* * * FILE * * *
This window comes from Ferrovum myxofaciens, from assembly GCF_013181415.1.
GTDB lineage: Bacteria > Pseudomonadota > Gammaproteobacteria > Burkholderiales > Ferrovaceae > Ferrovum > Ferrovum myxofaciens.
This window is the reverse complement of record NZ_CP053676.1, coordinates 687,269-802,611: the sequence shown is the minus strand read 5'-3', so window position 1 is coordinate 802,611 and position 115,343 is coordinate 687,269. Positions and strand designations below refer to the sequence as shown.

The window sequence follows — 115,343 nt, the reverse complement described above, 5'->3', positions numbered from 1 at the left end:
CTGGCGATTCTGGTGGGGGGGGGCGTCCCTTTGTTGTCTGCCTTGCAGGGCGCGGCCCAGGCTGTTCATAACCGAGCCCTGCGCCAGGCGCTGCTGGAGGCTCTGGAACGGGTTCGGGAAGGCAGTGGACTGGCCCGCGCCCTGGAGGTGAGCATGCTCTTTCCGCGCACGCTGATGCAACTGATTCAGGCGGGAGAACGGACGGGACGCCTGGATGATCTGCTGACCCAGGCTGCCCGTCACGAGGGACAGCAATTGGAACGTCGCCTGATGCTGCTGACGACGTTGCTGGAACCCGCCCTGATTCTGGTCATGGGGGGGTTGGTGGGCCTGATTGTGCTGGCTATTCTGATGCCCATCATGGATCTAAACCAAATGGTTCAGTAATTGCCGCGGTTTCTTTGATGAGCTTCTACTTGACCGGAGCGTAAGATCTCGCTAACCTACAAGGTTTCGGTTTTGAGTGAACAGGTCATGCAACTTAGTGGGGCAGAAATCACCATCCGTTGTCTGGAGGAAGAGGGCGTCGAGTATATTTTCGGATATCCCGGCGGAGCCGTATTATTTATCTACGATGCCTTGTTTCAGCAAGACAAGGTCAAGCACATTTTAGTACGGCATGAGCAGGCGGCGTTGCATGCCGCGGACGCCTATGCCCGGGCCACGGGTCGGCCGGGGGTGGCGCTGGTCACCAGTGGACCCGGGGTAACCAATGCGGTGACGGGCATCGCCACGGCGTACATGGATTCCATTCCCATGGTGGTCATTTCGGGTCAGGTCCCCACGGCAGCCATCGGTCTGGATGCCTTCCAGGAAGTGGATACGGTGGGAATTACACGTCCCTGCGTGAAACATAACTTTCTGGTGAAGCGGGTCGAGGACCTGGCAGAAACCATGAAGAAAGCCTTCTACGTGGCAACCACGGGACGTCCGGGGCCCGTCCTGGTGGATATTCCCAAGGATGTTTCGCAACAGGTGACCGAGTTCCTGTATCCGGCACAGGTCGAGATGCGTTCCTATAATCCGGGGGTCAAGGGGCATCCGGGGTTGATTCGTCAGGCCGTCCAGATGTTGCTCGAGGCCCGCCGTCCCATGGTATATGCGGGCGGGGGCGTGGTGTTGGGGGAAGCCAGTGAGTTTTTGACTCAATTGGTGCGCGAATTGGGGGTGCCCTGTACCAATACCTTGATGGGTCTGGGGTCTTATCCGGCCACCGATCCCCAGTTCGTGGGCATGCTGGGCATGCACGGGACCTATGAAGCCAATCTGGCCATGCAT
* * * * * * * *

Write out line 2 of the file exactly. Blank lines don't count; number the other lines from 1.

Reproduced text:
GTDB lineage: Bacteria > Pseudomonadota > Gammaproteobacteria > Burkholderiales > Ferrovaceae > Ferrovum > Ferrovum myxofaciens.